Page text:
Home | News & Opinion | House budget plan seeks deficit reduction

House budget plan seeks deficit reduction

By
Font size: Decrease font Enlarge font
House budget plan seeks deficit reduction

But does it rely on questionable spending and revenue assumptions?

Fiscal watchdog The Concord Coalition today welcomed the proposed House budget resolution for its goal of reining in future deficits but cautioned against assumptions of reduced spending that are vague and unrealistic, and against revenue projections that are at odds with recent tax-cut legislation in the House.

"Balancing the budget by a specific date provides a clear, understandable goal to guide legislation," said Robert L. Bixby, Concord's executive director. "As an economic matter, however, the more relevant concern is not whether balance is achieved in a targeted year but whether the policies enacted pursuant to this budget reduce the debt as a share of the economy and make sure that it remains on a responsible downward path."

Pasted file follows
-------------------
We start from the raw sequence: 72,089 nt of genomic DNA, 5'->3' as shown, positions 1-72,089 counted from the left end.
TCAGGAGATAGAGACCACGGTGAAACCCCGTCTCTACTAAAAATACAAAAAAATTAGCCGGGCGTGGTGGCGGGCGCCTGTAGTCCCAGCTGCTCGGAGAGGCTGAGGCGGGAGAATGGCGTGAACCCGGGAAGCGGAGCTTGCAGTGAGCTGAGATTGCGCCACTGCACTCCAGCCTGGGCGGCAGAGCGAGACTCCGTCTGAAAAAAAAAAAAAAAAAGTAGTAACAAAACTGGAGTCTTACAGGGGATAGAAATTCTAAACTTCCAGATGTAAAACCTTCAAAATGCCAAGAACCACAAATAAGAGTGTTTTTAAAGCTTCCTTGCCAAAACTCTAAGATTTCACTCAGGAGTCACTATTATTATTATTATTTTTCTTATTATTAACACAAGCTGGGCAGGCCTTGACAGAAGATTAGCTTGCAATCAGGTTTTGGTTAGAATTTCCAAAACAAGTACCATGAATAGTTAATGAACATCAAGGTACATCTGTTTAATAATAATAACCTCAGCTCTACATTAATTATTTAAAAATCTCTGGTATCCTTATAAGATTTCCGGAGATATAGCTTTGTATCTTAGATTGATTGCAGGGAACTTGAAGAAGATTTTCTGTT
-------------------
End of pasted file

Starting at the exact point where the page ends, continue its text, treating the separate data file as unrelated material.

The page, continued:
"They can't have it both ways; they shouldn't be counting on revenue from taxes they say the government shouldn't be receiving."

The House budget plan achieves much of its proposed $5.6 trillion in deficit reduction over 10 years from a number of policy assumptions that would be very difficult to achieve. It assumes $2 trillion in savings from repeal of the Affordable Care Act (ACA), $913 billion from block granting Medicaid, $1 trillion in unspecified other cuts in mandatory spending, and $759 billion in domestic discretionary cuts below the caps set by the Budget Control Act. Only $148 billion would come from Medicare, while hardly anything would be done on Social Security and there would be no new revenues. Meanwhile, defense spending would increase by almost$400 billion above current-law spending caps.

The budget resolution also raises defense spending in Fiscal 2016 by increasing funding for Overseas Contingency Operations (OCO) well above the administration's request. This raises the prospect that OCO funding might be improperly used to bolster parts of the defense budget not directly related to war efforts -- as has occurred in the past.

1 2 »
Join PRESIDENT&CEO on LinkedIn

Subscribe to comments feed Comments (0 posted)

total: | displaying:

Post your comment

  • Bold
  • Italic
  • Underline
  • Quote

Please enter the code you see in the image:

Captcha